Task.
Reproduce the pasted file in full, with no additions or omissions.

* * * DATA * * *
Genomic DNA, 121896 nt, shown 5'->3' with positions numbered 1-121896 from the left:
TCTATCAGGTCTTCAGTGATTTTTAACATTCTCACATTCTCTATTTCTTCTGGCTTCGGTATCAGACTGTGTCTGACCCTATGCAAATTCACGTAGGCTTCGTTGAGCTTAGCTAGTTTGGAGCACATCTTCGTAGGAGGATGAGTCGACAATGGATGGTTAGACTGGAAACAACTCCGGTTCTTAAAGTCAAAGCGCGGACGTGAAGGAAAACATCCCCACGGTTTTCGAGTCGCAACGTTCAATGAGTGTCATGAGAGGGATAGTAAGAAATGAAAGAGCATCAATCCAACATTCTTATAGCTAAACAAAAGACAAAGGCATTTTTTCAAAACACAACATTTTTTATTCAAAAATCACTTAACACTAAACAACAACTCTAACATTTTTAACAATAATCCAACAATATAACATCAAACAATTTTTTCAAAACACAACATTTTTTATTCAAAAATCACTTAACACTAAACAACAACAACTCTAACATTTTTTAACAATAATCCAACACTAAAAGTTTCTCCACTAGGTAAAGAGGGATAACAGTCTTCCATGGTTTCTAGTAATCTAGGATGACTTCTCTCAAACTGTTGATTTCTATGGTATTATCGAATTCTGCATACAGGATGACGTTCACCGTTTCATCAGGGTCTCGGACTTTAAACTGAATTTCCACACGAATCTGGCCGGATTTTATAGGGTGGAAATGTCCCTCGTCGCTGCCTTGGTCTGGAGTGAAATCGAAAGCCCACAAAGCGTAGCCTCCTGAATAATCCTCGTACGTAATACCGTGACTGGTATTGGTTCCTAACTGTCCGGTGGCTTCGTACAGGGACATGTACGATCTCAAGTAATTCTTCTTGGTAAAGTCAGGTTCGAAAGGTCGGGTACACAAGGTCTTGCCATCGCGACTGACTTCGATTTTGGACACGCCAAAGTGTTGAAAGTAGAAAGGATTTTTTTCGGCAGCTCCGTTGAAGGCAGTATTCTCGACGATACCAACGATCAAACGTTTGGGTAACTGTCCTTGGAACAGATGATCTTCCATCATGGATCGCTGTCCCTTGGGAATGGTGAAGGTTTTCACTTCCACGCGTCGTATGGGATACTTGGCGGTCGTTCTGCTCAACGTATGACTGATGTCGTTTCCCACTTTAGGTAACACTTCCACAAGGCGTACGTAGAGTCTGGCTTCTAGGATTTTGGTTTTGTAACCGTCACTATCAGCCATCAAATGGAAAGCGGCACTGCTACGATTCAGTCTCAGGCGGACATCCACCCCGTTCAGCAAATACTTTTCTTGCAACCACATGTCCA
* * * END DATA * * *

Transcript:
Genomic DNA, 121896 nt, shown 5'->3' with positions numbered 1-121896 from the left:
TCTATCAGGTCTTCAGTGATTTTTAACATTCTCACATTCTCTATTTCTTCTGGCTTCGGTATCAGACTGTGTCTGACCCTATGCAAATTCACGTAGGCTTCGTTGAGCTTAGCTAGTTTGGAGCACATCTTCGTAGGAGGATGAGTCGACAATGGATGGTTAGACTGGAAACAACTCCGGTTCTTAAAGTCAAAGCGCGGACGTGAAGGAAAACATCCCCACGGTTTTCGAGTCGCAACGTTCAATGAGTGTCATGAGAGGGATAGTAAGAAATGAAAGAGCATCAATCCAACATTCTTATAGCTAAACAAAAGACAAAGGCATTTTTTCAAAACACAACATTTTTTATTCAAAAATCACTTAACACTAAACAACAACTCTAACATTTTTAACAATAATCCAACAATATAACATCAAACAATTTTTTCAAAACACAACATTTTTTATTCAAAAATCACTTAACACTAAACAACAACAACTCTAACATTTTTTAACAATAATCCAACACTAAAAGTTTCTCCACTAGGTAAAGAGGGATAACAGTCTTCCATGGTTTCTAGTAATCTAGGATGACTTCTCTCAAACTGTTGATTTCTATGGTATTATCGAATTCTGCATACAGGATGACGTTCACCGTTTCATCAGGGTCTCGGACTTTAAACTGAATTTCCACACGAATCTGGCCGGATTTTATAGGGTGGAAATGTCCCTCGTCGCTGCCTTGGTCTGGAGTGAAATCGAAAGCCCACAAAGCGTAGCCTCCTGAATAATCCTCGTACGTAATACCGTGACTGGTATTGGTTCCTAACTGTCCGGTGGCTTCGTACAGGGACATGTACGATCTCAAGTAATTCTTCTTGGTAAAGTCAGGTTCGAAAGGTCGGGTACACAAGGTCTTGCCATCGCGACTGACTTCGATTTTGGACACGCCAAAGTGTTGAAAGTAGAAAGGATTTTTTTCGGCAGCTCCGTTGAAGGCAGTATTCTCGACGATACCAACGATCAAACGTTTGGGTAACTGTCCTTGGAACAGATGATCTTCCATCATGGATCGCTGTCCCTTGGGAATGGTGAAGGTTTTCACTTCCACGCGTCGTATGGGATACTTGGCGGTCGTTCTGCTCAACGTATGACTGATGTCGTTTCCCACTTTAGGTAACACTTCCACAAGGCGTACGTAGAGTCTGGCTTCTAGGATTTTGGTTTTGTAACCGTCACTATCAGCCATCAAATGGAAAGCGGCACTGCTACGATTCAGTCTCAGGCGGACATCCACCCCGTTCAGCAAATACTTTTCTTGCAACCACATGTCCA